Nicole Mitchell, writer, The American Mold Builder
The process of recruitment and interviewing is completed, and the prospective employee officially has signed on to the company – though not easily. In recent survey data, nine-in-10 mold builders currently have open positions at their companies. Of those companies, 88% face either moderate or severe challenges in finding qualified employees to fill those positions.
“We’ve had good luck with CNC operators and toolmakers on first shift, but we are having issues with hiring CNC operators for second shift, even with the added premium,” said David Musbach, plant manager of Strohwig Industries, a moldmaking plant with 180 employees, a 210,000 sq. ft. facility and 56 horizontal and vertical CNC machines located in Richfield, Wisconsin. “It seems that most of the best second shift operators went to first shift because they knew they had the talent to do so.”
According to AMBA’s Workforce Development Playbook, 68% of respondents indicated that their companies have a formal onboarding process in place for new employees. Of those, 40% indicated that the process took less than one week with 30% reporting that it takes their companies one to three months to complete the onboarding process. No matter how long the onboarding and training process is, the Society for Human Resource Management (SHRM), Alexandria, Virginia, stated that a survey said 75% of new hires agree that training during the first week is the most important.
A company’s hiring and onboarding team should ask themselves these questions before preparing the new hire, according to SHRM:
- When will onboarding start?
- How long will it last?
- What impression should new hires walk away with at the end of the first day?
- What role will HR play in the process? What about the direct managers? Co-workers?
- What kind of goals does the team want to set for its new employees?
- How will HR gather feedback on the program and measure its effectiveness?1
“Having a strong onboarding process is very important for hiring,” said Musbach. “It shows potential employees that we are professional, secure and shows interest in them working for our company. It gives them also a good overview of what they will be doing in their position and a good feel for the whole shop and our process.”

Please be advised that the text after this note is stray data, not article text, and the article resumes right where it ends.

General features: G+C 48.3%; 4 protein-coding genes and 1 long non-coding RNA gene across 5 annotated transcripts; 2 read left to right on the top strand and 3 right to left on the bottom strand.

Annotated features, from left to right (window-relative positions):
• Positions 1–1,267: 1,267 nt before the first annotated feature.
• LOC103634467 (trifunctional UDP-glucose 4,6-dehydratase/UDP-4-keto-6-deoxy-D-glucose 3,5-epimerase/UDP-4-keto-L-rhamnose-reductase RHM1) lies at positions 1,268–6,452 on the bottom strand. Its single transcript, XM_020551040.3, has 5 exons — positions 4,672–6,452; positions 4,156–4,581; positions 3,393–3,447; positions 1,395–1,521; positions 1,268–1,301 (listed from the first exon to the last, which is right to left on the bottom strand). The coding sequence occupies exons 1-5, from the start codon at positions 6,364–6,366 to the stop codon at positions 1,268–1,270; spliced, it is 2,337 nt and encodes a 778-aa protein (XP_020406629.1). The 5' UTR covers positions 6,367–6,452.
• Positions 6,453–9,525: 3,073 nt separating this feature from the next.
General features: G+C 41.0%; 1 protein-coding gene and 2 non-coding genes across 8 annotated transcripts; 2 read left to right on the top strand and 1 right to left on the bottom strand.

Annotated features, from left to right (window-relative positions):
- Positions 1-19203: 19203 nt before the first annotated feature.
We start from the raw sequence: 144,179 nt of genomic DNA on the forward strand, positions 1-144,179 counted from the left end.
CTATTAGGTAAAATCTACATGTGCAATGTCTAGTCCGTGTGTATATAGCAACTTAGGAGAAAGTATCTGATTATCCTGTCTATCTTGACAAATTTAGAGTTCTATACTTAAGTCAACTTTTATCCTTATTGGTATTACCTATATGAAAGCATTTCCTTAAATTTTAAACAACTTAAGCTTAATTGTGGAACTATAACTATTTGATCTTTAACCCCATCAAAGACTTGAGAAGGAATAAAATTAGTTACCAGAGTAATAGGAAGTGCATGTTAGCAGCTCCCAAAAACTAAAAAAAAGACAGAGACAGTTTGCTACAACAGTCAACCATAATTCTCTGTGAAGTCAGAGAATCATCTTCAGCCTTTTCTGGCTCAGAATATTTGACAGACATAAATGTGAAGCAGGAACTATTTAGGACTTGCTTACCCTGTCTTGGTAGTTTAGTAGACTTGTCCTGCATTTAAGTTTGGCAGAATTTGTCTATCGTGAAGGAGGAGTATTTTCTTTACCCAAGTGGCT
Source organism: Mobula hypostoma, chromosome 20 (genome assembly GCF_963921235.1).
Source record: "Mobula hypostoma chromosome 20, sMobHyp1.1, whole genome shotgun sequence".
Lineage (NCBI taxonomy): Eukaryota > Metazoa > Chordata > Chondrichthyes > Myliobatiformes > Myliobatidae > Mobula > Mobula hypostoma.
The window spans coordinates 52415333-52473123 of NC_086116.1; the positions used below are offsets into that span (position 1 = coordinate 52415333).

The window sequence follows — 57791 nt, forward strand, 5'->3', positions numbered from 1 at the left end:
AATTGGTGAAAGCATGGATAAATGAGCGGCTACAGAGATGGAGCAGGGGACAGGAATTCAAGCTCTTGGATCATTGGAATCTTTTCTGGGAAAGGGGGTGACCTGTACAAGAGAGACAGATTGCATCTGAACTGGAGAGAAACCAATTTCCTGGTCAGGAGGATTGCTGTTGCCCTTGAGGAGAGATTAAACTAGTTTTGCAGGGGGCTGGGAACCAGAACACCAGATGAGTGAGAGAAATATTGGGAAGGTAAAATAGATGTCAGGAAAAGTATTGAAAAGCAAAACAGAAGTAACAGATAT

Common onboarding procedures
Based on the playbook responses, AMBA concluded that there are specific procedures that many moldmaking companies include in their onboarding and training sessions for every employee. Five of the top answers included policy overview, program eligibility, team member introductions, employee handbook and on-the-job training.
Procedures that still are completed in the industry at 63% or lower include trainings such as building set-up, safety videos/protocols, attire standards, background checks and similar.
“On day one, employees have a full day of training/safety videos to watch and study,” explained Musbach. “On the second day, they spend a few hours with their direct manager for hands-on training. Then they will work for X amount of time with experienced personnel until they are prepared to work alone.”
In general, onboarding manufacturing workers should address demographics, build skills and introduce any new technology to the employee while improving critical thinking skills, according to BizLibrary, an online learning blog dedicated to assisting companies in employee training based in Town and Country, Missouri.2
Employees new to the mold building industry will receive different education and onboarding vs. a seasoned professional who’s new to the company. “All employees have to go through the same amount of safety training, but they will go through a different amount of training on the floor,” Musbach said. “Experienced employees usually are trained for a few days. Someone new to the industry will most likely have a month or so of on-the-floor training.”
But first… pre-boarding
Haley Biggs, marketing coordinator at Ocasta, a firm that specializes in connecting employees with knowledge, training and education technology, Brighton, UK, stated, “Finding top talent for your business can be tough; and the reality is, once you’ve found that perfect hire, the challenge doesn’t suddenly end there.”